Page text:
Just-in-Time opposed to Just-in-Case

 

As manufacturers are reaping the benefits of Lean and Lean Six Sigma or other continuous improvement processes within their facilities the importance of eliminating waste still hold sway.  So the question now facing these manufacturers is this:

 

Has the time come where Just-in-Time inventory levels need to be changed to Just-in-Case levels? With the present and at least near future volatility of the economy this may prove to be the case.  The answer lies within each company’s own supply chain and decided upon based on each company’s individual requirements.

 

Inventory is considered one of the seven (7) wastes in a lean manufacturing environment.  It is any material over and above what is required for use in the process. The JIT environment basically works much like this: a piece per process > one piece delivered > one piece processed > one piece shipped.  Any and all inventory on hand after this process can be viewed as waste.

 

There is no such thing as the ideal situation and it’s quite impractical.  Thus, inventory is carried within the facility.  In practice just about every company carries inventory of some magnitude. And thus many issues ensue – excess storage requirements, carrying costs, increased material handling and obsolescence. The real concern should lie within the raw materials inventory levels as finished goods and sub-assemblies are in company’s control – based upon customer service levels and on-time delivery rates. 

 

Over the past several months many small companies have shuttered their businesses.   Much of this occurred when a primary supplier shutdown operations and damaged your delivery performance.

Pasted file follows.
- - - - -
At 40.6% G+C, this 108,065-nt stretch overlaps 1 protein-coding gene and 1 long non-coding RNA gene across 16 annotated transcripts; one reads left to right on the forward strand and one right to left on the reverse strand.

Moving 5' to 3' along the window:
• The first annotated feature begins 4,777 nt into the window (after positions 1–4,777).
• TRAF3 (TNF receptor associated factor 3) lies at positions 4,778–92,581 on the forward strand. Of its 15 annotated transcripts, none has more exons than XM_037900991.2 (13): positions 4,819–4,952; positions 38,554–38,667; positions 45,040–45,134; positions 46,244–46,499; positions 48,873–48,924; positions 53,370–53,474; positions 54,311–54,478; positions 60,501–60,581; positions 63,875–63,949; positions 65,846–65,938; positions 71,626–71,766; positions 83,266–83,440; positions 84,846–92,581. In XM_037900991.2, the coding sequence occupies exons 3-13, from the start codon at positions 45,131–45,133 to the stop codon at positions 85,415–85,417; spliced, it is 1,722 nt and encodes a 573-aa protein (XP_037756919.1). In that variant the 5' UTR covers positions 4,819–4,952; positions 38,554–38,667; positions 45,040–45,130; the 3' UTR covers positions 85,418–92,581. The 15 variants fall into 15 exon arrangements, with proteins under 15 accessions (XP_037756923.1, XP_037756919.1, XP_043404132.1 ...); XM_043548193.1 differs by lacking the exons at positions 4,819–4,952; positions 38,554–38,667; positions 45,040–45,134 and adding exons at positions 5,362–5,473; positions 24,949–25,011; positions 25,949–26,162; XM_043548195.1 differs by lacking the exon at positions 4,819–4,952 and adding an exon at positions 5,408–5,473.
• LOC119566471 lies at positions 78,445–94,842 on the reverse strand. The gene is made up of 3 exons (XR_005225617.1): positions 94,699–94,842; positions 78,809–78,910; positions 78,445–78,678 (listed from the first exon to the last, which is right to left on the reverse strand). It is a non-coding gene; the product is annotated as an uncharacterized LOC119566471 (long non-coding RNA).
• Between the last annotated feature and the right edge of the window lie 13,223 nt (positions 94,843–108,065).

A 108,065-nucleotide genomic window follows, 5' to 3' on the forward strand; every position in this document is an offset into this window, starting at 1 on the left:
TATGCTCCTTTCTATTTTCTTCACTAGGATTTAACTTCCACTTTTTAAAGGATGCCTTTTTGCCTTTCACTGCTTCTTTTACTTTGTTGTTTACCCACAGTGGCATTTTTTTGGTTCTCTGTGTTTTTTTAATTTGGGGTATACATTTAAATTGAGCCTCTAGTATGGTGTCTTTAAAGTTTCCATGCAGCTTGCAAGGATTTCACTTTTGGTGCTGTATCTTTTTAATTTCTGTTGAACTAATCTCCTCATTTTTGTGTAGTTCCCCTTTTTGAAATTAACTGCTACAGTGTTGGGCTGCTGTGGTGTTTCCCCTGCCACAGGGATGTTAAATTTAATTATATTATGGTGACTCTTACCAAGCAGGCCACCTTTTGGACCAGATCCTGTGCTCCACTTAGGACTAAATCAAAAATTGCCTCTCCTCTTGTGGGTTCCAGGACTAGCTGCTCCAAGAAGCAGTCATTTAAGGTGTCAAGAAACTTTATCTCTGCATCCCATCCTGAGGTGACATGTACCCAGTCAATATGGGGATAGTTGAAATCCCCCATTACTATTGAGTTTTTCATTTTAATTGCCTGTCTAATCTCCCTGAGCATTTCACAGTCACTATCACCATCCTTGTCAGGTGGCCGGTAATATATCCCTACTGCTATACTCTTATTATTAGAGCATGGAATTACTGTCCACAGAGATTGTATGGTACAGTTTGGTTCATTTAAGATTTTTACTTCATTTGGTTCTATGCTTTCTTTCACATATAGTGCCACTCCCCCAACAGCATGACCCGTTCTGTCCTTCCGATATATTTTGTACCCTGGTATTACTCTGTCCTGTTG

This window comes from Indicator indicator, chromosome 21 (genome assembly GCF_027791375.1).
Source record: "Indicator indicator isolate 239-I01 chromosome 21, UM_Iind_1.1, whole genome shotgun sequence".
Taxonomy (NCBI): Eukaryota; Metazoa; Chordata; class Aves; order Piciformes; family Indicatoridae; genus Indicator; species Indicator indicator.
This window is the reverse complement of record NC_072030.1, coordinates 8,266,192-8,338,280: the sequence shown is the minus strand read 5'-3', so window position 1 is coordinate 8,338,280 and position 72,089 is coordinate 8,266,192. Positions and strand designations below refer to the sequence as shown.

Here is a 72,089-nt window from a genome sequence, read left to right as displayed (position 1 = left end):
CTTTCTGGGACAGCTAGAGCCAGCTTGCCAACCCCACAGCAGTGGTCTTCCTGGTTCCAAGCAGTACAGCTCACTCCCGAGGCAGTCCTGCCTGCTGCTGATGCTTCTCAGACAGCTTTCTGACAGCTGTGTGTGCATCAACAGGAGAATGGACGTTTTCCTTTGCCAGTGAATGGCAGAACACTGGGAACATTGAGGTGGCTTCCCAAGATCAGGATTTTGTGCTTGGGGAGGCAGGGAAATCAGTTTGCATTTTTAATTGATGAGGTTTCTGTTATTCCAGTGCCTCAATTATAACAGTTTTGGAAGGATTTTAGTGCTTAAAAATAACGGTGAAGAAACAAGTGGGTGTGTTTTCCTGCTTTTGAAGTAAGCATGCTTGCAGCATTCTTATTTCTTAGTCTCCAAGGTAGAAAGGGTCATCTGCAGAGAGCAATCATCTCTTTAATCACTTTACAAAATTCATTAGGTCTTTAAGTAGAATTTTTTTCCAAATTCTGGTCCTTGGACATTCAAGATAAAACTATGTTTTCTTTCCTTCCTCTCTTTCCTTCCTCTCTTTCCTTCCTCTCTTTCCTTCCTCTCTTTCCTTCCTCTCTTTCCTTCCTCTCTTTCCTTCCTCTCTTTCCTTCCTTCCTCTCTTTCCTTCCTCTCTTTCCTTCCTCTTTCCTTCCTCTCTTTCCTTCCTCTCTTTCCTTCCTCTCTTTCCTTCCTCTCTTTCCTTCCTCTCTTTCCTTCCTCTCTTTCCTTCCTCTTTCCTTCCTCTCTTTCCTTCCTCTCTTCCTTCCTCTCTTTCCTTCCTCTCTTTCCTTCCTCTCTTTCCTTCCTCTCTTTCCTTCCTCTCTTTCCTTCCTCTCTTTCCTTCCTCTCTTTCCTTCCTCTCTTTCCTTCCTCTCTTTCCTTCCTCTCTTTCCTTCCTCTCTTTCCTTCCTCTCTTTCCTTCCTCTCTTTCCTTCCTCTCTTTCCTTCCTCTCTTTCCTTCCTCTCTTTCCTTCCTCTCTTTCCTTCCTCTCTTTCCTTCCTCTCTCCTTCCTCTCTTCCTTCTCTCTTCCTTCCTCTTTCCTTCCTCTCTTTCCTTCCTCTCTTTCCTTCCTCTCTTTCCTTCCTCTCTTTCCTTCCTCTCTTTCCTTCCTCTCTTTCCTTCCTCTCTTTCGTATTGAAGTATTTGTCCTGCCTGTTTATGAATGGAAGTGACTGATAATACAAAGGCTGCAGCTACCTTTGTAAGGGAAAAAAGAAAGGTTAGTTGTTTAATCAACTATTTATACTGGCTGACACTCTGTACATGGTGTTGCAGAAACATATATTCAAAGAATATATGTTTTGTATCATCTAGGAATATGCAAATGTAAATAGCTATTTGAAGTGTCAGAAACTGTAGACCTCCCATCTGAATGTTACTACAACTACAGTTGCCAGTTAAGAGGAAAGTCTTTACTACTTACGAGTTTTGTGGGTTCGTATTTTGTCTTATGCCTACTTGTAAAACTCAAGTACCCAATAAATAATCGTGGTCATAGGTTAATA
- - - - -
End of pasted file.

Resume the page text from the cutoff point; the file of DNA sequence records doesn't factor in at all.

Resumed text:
Under these circumstances perhaps it is time for the remaining small manufacturers to take a good hard look at their suppliers and ask the following questions:

 

  1. How well do you know your first, second and third tier suppliers?
  2. Are any of them at risk of closing their doors and catching you off guard?
  3. Have you looked at their financial health?

 

Maybe the time has come to get to know them better. Harks back to making your suppliers your business partners.  The slightest change or disruption upstream can cause a major effect downstream.   It might be a good idea to carry a few weeks inventory to protect the company until the risk potential with this supplier can be evaluated.  Perhaps a visit to this third tier supplier would be in order to avoid higher future costs.

Start this process by reviewing some of the more vulnerable suppliers.  For example: if you are in the automobile industry start by checking the health and stability of suppliers you share with the North American automakers. 

 

In any industry, in order to implement JIC, and to determine how much and type of inventory need to carry these questions require honest answers:

 

  1. How difficult will it be to source replacement parts?
  2. How long does it take to get customer approval to move the tooling?
  3. How much testing is required if a new supplier is needed in an emergency?
  4. How long can you delay in shipping to your customers before it affects relations?
  5. How much space will be required to carry enough stock in case of emergency?

 

The answers to these questions will point the way to determining the on-hand inventory levels.  In addition, with good strategy and procedures it should also help to determine which components are at the greatest risk. 

 

Please keep in mind that JIC could be a temporary solution to a temporary problem.  It is extremely expensive to carry JIC inventory for every part, so the decision needs to be made as to which parts are the most critical.  Be aware, the carrying cost may increase exponentially, at least in the short run.   Consider JIC an insurance policy but when the crisis is over re-think the policy and return to JIT and LEAN.